The actions described below impact the same solid waste rules, and currently have the same effect. The main difference is the timing: the temporary rules approved by the Environmental Quality Commission are in effect for a period of six months whereas the suspension of DEQ rules approved by Governor Brown is in effect until Nov. 1, 2020, or so long as the Governor extends the state of emergency.
Solid Waste – Temporary Rules
The temporary rules approved by the Environmental Quality Commission on Oct. 9, 2020 allow short-term authorization to stockpile wildfire debris with letters of authorization issued by DEQ. They also temporarily waive permit fees. Solid waste facilities that store or accept burned debris do not need to submit a land use compatibility statement (LUCS).
Given the large volume of debris caused by the devastating 2020 wildfires, the suspension of these requirements is needed to allow waste staging areas to be set up quickly to store and manage the debris for proper disposal. The rapid authorization of these staging areas will allow waste to be removed from locations where it poses a greater risk to human health and the environment.
More information about the solid waste temporary rules.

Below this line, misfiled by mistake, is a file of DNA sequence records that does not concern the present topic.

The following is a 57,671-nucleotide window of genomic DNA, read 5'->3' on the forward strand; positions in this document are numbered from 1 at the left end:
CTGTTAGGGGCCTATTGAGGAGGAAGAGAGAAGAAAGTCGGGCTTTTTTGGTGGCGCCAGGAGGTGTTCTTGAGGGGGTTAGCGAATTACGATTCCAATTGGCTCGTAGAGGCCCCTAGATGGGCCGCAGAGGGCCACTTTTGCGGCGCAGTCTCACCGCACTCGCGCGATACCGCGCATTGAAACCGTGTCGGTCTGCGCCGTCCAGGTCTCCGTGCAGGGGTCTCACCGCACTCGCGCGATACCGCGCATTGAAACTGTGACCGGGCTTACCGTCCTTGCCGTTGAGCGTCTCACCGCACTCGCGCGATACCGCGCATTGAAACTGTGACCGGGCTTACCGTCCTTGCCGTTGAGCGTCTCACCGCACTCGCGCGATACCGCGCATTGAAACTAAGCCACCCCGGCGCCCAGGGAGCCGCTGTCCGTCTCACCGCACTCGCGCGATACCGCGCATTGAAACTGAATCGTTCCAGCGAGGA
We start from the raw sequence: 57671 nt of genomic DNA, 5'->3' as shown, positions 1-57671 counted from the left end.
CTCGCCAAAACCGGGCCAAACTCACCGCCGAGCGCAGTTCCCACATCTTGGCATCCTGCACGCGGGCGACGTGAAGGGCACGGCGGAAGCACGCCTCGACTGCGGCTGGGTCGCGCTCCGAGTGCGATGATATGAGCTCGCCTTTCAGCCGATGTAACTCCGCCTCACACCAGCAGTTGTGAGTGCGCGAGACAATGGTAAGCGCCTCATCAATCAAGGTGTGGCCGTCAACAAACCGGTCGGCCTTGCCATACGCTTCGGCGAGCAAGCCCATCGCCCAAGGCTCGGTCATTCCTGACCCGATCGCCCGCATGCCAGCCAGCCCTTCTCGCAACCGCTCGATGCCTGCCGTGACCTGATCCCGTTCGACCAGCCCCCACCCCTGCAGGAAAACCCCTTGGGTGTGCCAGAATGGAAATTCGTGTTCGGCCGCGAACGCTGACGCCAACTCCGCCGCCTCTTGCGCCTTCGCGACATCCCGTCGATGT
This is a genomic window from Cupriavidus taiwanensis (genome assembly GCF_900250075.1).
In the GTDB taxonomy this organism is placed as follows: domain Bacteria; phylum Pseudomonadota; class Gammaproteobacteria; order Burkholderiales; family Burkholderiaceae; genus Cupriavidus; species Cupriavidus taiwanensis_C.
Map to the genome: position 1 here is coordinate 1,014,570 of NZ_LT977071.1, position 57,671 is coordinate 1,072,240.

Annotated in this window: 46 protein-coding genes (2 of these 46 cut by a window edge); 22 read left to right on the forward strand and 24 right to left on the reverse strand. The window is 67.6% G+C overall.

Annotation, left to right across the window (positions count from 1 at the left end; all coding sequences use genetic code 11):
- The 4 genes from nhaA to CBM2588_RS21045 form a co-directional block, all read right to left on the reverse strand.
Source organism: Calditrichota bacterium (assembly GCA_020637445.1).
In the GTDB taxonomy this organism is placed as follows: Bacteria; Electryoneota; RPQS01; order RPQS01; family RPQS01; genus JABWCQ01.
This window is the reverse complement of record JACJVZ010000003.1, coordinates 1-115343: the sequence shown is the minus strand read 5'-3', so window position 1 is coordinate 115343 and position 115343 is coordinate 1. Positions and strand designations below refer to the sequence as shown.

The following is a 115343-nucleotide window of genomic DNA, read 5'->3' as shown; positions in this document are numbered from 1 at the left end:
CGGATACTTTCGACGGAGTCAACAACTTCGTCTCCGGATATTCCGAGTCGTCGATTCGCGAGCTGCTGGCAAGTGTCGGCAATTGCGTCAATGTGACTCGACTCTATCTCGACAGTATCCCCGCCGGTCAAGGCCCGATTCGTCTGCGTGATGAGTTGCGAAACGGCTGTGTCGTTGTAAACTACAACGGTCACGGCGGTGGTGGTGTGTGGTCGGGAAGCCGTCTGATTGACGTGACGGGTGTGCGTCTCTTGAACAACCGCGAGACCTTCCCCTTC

Solid Waste – Rule Suspension
Governor Kate Brown has determined that compliance with the following administrative rules would prevent, hinder, or delay mitigation of the effects of the wildfire emergencies. Pursuant to her emergency powers according to ORS 401.168(2), Governor Brown therefore declares and orders that the EQC rules listed below be suspended for the duration of the wildfires state of emergency declared by Executive Order 20-35.
Solid Waste Letter Authorization Rules
OAR 340-0093-0060(1)(g) and OAR 340-097-0120(2)(d), requiring, respectively, the submittal of a land use compatibility statement (LUCS) and fee with a Solid Waste Letter Authorization application, are suspended as applied to facilities within the State of Oregon that are storing or accepting for disposal debris from properties that were burned by the 2020 wildfires in counties approved to receive funding from the Federal Emergency Management Agency’s Public Assistance Program.